NHC Commissioners vote to proceed with 1/4-cent sales tax referendum. Now what?
At Monday night’s New Hanover County Board of Commissioners meeting, members of the board voted 4-1 to move forward with putting a quarter-cent transportation sales tax for New Hanover County residents to vote on as part of the November 2022 ballot.
The combined state tax and county sales tax in New Hanover is 7% — with county tax at 2%. The proposed increase would raise that to 7.25%. The county estimates the increase would produce an additional $144 million dollars over the next decade, assuming about 3% annual growth in the region.
The goal of the sales tax is to fund transportation improvements, like bus services, connected bicycle and pedestrian paths, and rail realignment.
In a presentation given to the board, several exceptions were laid out, for example revenue from the quarter-cent sales tax cannot be used to replace current funding set aside by the county for public transportation. They also can not be used for building or maintaining roadways (counties have no authority under state law to build or maintain roads).
The proposal lays out how that money would be divided up, with roughly 40% going to bike and pedestrian paths in the city and county, 15% going to rail realignment, and 45% going to WAVE and Bus Rapid Transit.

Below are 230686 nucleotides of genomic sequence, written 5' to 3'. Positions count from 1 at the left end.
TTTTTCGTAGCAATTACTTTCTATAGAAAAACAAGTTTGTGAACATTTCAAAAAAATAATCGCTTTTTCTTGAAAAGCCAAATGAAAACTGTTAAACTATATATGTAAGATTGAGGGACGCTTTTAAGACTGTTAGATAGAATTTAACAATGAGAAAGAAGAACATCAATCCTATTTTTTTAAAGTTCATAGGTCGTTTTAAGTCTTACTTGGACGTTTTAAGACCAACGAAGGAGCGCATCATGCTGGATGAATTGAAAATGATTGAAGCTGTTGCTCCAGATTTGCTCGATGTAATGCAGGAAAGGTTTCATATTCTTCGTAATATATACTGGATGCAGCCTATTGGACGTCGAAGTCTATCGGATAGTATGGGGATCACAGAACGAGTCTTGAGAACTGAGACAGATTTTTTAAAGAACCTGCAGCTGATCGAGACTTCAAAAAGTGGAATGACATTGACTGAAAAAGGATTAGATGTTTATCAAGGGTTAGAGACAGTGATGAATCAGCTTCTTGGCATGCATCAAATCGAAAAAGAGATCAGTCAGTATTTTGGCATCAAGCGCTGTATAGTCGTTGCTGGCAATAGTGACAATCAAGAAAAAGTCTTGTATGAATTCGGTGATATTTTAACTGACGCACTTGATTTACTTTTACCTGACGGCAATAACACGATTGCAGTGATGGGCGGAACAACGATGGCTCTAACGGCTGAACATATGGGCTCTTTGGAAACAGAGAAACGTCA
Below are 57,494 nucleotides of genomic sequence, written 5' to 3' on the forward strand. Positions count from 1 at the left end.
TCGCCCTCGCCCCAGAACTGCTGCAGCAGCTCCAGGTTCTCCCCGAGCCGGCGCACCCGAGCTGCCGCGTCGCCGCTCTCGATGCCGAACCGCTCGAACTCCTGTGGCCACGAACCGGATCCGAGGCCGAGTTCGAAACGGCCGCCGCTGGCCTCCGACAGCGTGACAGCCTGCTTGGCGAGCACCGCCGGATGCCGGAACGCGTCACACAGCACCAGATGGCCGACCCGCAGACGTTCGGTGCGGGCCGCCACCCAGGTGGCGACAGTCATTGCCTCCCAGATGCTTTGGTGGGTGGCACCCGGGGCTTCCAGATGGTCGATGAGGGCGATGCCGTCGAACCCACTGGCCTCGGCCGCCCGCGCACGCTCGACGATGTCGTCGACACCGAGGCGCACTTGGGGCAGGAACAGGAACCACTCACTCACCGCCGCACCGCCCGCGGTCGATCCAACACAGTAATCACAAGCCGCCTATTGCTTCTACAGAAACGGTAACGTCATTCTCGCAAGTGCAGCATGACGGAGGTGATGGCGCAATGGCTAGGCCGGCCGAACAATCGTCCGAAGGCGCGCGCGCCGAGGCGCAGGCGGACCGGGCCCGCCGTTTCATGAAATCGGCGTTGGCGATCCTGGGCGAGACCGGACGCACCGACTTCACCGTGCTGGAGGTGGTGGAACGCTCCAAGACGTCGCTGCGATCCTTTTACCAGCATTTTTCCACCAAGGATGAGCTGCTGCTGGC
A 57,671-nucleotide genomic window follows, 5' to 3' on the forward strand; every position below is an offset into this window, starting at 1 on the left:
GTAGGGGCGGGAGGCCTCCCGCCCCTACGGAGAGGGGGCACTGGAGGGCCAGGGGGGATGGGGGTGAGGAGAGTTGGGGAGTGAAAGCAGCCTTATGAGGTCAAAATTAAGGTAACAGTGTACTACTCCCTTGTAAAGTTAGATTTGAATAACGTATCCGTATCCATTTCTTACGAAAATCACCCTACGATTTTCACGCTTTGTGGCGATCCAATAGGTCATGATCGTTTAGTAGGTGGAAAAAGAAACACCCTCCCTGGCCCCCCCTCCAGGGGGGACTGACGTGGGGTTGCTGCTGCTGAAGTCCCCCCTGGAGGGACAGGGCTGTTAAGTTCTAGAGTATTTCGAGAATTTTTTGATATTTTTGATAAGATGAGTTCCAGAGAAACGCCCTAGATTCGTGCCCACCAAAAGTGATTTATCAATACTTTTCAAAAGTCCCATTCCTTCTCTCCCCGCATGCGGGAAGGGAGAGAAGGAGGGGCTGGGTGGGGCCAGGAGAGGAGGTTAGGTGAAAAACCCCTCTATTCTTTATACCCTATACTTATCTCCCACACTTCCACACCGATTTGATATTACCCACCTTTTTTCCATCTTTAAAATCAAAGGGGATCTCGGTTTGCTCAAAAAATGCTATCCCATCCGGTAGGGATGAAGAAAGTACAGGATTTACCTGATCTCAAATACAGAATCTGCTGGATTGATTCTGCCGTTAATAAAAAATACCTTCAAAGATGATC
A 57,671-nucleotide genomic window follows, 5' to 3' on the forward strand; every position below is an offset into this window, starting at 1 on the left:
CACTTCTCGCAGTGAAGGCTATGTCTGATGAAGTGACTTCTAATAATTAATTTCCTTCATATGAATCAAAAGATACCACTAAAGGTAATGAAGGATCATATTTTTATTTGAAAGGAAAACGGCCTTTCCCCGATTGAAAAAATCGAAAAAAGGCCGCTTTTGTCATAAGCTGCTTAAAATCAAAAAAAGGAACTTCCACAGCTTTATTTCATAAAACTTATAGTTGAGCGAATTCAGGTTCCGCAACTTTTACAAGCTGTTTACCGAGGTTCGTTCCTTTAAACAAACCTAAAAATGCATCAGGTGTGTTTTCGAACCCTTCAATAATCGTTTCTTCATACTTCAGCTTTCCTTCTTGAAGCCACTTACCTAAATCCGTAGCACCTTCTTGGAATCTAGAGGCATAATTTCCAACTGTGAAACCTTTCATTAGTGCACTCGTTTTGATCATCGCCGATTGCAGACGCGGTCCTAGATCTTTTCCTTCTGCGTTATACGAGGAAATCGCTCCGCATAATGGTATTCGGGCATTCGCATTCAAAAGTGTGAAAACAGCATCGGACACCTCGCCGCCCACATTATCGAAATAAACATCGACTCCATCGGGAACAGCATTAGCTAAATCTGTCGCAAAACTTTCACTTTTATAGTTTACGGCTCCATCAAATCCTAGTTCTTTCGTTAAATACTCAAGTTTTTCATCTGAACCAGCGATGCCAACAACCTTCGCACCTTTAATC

Monday’s vote is the first step in a lengthy process. The next step is a public hearing — the board must receive public input at a minimum of 30 days before the Commissioners instructs the North Carolina Board of Elections to actually put the tax increase referendum on the ballot. County staff recommend holding this hearing over the summer.
After that public hearing, commissioners could vote to scrap the process or move ahead with a referendum vote, with the sales tax appearing as a ballot question for the November 8 general election. It needs only a simple majority of votes to pass.
But, if the sales tax is approved by voters in November, the Board of Commissioners still must pass their own resolution to actually implement the tax. This vote could take place right after the election in November or December or in 2023. This means a new board might be voting if, for example, one or both of the two commissioners currently up for reelection don't win — that's Chair Julia Olson-Boseman and Rob Zapple.
Olson-Boseman said she couldn’t support the tax, and cast the only dissenting vote, saying “I think the timing is bad. It’s just one vote. A lot of people and businesses are still struggling. We asked staff to bring us a budget amendment lowering property tax and now we’re asking to raise sales tax?”
Commissioner Rob Zapple made a case for the tax by calling on people outside of New Hanover County. Tourists that come to the area and spend money would be contributing to the revenue as well as the thousands of people that come across county lines from Brunswick and Pender counties on a daily basis, he said.